1. Domestic Sewage and Industrial Effluents:
About 0.1 per cent impurities present in domestic sewage unfit for human use. Domestic sewage mainly contains biodegradable organic matter, which is decomposed by bacteria and other micro-organisms. The amount of organic matter present in sewage can be measured by Biochemical Oxygen Demand (BOD).

For the biodegradation of organic matter by micro-organisms require plenty of oxygen, it results in sharp decline in dissolved oxygen. This causes mortality of fish and other aquatic creatures.

Presence of large amounts of nutrients in waters also causes excessive growth of planktonic(free-floating) algae, called an algal bloom which gives colour to the water bodies. Algal blooms cause lose of the water quality and fish mortality. Some are toxic to human beings and animals.
Effect of sewage discharge on some important characteristics of water:
Plus Two Botany Notes Chapter 8 Environmental Issues 2
Presence of excessive nutrients cause water hyacinth (Eichhornia crassipes), to grow in plenty, it causes blocks in our waterways. These are plants of the world’s most problematic aquatic weed called Terror of Bengal’. They grow abundantly in eutrophic water bodies, and lead to an imbalance in the ecosystem of the water body.
View of algal bloom:
Plus Two Botany Notes Chapter 8 Environmental Issues 3

Plus Two Botany Notes Chapter 8 Environmental Issues

Sewage from homes and hospitals contain undesirable pathogenic microorganisms it causes outbreak of serious diseases, such as dysentery, typhoid, jaundice, cholera, etc.

Domestic sewage from industries like petroleum, paper manufacturing, metal extraction and processing, chemical manufacturing, etc. contains as mercury, cadmium, copper, lead, etc.

Clorinated toxic hydrocarbons such as DDT, BHC etc present in industrial waste waters passes through successive trophic levels of food chain and causes accumulation. This is called Biomagnification.

The concentration of DDT is increased at successive trophic levels, it starts at 0.003 ppm in water, it can ultimately can reach 25 ppm in fish-eating birds, through biomagnification.

High concentrations of DDT disturb calcium metabolism in birds, which causes the thinning of eggshell and their premature breaking, causing decrease in bird populations.

Eutrophication is the natural aging of a lake by nutrient enrichment of soil. It occurs when nitrates and phosphates reaches water bodies by run off water.
Biomagnification of DDT in aquatic food chain:
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Pollutants from man’s activities like effluents from the industries and homes can accelerate the aging process. This phenomenon is called Cultural or Accelerated Eutrophication. It causes depleting oxygen content of water and results the death of fish and other aquatic organisms.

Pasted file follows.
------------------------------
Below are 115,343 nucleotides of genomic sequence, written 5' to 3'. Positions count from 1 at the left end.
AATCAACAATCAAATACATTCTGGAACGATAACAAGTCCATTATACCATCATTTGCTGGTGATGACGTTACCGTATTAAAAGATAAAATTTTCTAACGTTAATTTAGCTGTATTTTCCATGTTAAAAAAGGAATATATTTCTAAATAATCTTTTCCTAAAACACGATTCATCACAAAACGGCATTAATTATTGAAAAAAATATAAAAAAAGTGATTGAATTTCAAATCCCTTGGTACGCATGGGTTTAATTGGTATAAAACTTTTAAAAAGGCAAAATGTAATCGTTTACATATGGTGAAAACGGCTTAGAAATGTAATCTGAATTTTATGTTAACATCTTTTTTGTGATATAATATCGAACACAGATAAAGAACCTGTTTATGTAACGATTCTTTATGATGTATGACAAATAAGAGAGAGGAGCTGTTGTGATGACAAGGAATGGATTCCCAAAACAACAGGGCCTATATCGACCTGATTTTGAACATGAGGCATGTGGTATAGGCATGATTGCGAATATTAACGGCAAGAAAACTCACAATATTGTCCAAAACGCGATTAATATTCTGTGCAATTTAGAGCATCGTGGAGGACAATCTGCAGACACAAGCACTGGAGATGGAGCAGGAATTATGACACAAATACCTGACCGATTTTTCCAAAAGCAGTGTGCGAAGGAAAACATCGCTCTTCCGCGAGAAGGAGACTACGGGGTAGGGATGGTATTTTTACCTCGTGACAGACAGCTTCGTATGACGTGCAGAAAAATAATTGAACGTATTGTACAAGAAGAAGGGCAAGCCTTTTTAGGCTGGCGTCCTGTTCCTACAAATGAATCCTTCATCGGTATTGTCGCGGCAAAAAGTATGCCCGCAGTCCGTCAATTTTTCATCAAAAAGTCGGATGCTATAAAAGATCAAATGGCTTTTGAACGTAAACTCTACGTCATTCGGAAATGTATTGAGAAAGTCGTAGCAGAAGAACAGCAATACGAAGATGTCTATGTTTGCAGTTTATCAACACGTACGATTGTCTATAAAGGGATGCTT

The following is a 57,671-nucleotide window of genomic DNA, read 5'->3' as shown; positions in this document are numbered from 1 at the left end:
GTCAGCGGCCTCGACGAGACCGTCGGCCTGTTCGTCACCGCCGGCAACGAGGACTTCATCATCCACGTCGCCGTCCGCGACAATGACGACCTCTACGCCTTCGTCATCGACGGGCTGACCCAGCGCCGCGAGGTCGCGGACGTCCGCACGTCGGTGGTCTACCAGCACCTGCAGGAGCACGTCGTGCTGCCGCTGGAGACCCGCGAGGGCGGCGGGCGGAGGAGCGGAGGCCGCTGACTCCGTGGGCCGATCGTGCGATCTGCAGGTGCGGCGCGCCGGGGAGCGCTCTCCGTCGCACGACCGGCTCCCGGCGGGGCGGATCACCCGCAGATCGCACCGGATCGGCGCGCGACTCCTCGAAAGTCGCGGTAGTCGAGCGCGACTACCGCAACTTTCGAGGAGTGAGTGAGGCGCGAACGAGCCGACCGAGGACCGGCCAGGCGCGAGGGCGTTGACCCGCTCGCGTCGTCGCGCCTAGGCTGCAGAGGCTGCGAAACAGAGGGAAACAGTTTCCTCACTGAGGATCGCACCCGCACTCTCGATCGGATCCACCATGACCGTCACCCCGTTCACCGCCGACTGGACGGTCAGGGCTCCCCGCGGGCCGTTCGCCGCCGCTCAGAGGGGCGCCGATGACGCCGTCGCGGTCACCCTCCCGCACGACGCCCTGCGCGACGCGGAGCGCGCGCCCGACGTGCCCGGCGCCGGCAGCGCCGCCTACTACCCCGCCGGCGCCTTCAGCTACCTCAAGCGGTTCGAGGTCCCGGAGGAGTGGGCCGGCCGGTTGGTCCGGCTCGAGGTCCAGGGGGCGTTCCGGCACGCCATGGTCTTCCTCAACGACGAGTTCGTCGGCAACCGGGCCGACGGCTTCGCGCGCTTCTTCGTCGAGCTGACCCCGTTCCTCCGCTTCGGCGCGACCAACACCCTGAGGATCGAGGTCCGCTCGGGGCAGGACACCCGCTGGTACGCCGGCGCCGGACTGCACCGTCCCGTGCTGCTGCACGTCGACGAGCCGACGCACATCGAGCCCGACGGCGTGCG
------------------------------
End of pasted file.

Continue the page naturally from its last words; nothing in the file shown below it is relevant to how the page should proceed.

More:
Heated (thermal) wastewaters from thermal power plants destroy the growth of aquatic organisms. But it promote the growth of aquatic organisms in cold waters.

Plus Two Botany Notes Chapter 8 Environmental Issues

2. A Case Study of Integrated Waste Water Treatment:
An example of such an initiative was put into practice at the town of Areata, situated along the northern coast of California. Biologists from the Humboldt State University, and the townspeople created an integrated water treatment process within a natural system.
The cleaning occurs in two stages-

(a) The conventional sedimentation, filtering and chlorine treatments. After this stage, lots of dangerous pollutants like dissolved heavy metals are there.
(b) The biologists developed a series of six connected marshes over 60 hectares of
marshland. Appropriate plants, algae, fungi and bacteria were seeded into this area, which neutralise, absorb and assimilate the pollutants. Hence, as the water flows through the marshes, it gets purified naturally. The marshes of Arcta rich in biodiversity especially fishes, animals and birds. So the Friends of the Areata Marsh (FOAM) were responsible for safeguarding of this wonderful project.

Ecological sanitation:
It is a sustainable system for handling human excreta, using dry composting toilets. This is a practical, hygienic, efficient and cost-effective solution to human waste disposal.

Here human excreta is recycled and reduces the need for chemical fertilisers. This is the basis of ‘EcoSan’ toilets in many areas of Kerala and Sri Lanka.

Plus Two Botany Notes Chapter 8 Environmental Issues

Solid Wastes
Solid wastes especially municipal solid wastes are wastes from homes, offices, stores, schools, hospitals, etc. contain, comprise paper, food wastes, plastics, glass, metals,rubber, leather, textile, etc. These are subjected to Sanitary landfills in which wastes are dumped in a depression after packed and covered with dirt everyday because burning is not practicable.